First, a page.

I can recall my passion for coffee far back to when I was just a kid in Italy and I would wake up in the morning with the smell of coffee made by grandfather Vincenzo.
I grew up in an Italian family where the passion for good food was just a natural way of life.
I brought this passion with me in London. Still nowadays I wake up with this unmistakable aroma coming from my kitchen.
So how is Moka made by Italians?
Moka is an Italian invention of the 1930s. The name refers to the city of Moka, in Yemen, famous for the quality of coffee.
It consists of a kettle (lower part), a funnel-shaped filter, a binder (upper part) equipped with a second extractable filter, held in place by a rubber seal. Removable gasket and filter should be changed periodically
The moka is easy to use and produces a full-bodied coffee rich in aromas.
Its design has changed through the years but the operating principle remains the same: the water contained in the base heats up. The steam pressure at about 2 atmospheres pushes it up through the ground coffee and ... here it is.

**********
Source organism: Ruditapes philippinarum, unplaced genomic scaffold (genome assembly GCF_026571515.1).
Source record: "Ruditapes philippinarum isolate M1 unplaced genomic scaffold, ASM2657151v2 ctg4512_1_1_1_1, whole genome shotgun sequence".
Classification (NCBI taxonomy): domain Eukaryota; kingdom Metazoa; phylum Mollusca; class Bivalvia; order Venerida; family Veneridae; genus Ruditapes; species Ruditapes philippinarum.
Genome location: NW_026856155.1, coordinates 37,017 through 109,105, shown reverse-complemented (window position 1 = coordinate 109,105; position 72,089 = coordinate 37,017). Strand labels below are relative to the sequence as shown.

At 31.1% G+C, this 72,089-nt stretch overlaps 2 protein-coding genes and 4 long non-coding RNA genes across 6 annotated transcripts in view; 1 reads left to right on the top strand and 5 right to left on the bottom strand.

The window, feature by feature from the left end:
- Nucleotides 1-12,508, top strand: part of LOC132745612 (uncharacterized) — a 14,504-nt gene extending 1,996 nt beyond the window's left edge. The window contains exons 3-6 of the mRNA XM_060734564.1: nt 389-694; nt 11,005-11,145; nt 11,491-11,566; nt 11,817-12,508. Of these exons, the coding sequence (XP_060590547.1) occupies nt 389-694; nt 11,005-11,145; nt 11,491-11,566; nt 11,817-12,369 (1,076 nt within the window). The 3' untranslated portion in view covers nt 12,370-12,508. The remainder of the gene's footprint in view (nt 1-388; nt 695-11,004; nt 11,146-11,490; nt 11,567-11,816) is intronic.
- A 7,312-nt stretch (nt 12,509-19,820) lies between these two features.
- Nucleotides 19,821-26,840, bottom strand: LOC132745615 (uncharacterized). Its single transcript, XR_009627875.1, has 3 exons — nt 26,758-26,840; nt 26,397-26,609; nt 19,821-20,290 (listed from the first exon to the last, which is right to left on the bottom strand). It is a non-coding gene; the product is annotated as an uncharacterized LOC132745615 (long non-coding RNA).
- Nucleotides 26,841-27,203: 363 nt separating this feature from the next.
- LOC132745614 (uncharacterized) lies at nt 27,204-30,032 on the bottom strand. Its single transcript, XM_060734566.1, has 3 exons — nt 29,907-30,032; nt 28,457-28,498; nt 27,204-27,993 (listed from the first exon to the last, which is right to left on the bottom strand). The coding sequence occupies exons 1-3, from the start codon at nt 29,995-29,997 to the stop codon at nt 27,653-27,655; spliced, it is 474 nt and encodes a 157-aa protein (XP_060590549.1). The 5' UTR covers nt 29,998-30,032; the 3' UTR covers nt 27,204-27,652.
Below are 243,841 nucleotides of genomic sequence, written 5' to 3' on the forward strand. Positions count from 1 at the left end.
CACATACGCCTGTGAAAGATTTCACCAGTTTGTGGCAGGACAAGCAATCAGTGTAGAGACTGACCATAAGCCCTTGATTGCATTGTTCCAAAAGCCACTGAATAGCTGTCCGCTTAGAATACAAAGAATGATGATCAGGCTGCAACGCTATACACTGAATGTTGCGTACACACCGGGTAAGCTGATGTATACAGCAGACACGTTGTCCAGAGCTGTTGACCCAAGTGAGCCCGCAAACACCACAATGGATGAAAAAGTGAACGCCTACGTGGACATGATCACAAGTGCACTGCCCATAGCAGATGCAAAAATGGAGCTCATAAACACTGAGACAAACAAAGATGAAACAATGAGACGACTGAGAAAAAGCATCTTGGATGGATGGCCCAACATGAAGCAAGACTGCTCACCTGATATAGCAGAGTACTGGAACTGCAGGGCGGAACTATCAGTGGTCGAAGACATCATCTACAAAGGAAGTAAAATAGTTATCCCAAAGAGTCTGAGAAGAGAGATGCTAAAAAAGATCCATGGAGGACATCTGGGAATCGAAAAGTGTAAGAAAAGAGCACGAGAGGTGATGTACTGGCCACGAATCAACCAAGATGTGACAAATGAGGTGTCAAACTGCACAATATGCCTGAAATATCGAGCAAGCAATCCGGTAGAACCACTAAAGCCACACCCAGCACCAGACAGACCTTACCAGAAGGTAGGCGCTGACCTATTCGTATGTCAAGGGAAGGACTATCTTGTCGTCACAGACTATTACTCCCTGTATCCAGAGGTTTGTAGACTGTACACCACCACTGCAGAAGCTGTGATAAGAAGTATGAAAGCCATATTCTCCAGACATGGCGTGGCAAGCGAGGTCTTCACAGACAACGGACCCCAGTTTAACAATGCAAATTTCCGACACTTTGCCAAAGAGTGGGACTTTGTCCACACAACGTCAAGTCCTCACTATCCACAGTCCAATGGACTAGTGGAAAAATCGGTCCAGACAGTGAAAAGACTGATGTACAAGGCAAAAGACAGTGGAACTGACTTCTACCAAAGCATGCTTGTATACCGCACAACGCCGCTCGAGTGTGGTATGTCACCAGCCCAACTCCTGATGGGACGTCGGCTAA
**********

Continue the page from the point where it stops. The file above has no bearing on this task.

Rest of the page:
In order for the coffee to be excellent, the blend must be ground not too finely. The flame must be sweet.
Do not keep the moka on the fire for too long.
How to prepare a moka to perfection:
Fill the base with cold water up to the valve level and no further. Insert the filter
Fill the filter of ground coffee completely, but do not press the powder.
Make sure the filter and rubber gasket are in place. Tighten the two parts of the moka machine tightly
Put the moka on the stove. Warning: keep the fire low
Remove the moka from the heat immediately, as soon as the coffee rises. In this way only the noblest parts of the coffee are extracted.
Mix the coffee with a teaspoon before pouring it into the cups
Rinse the moka with hot water (never use soap) and let it dry perfectly before screwing it back.
I took this photo as I wanted to show you my Bialetti Moka Express. Remember: the older is the moka the nicest is the coffee! Enjoy it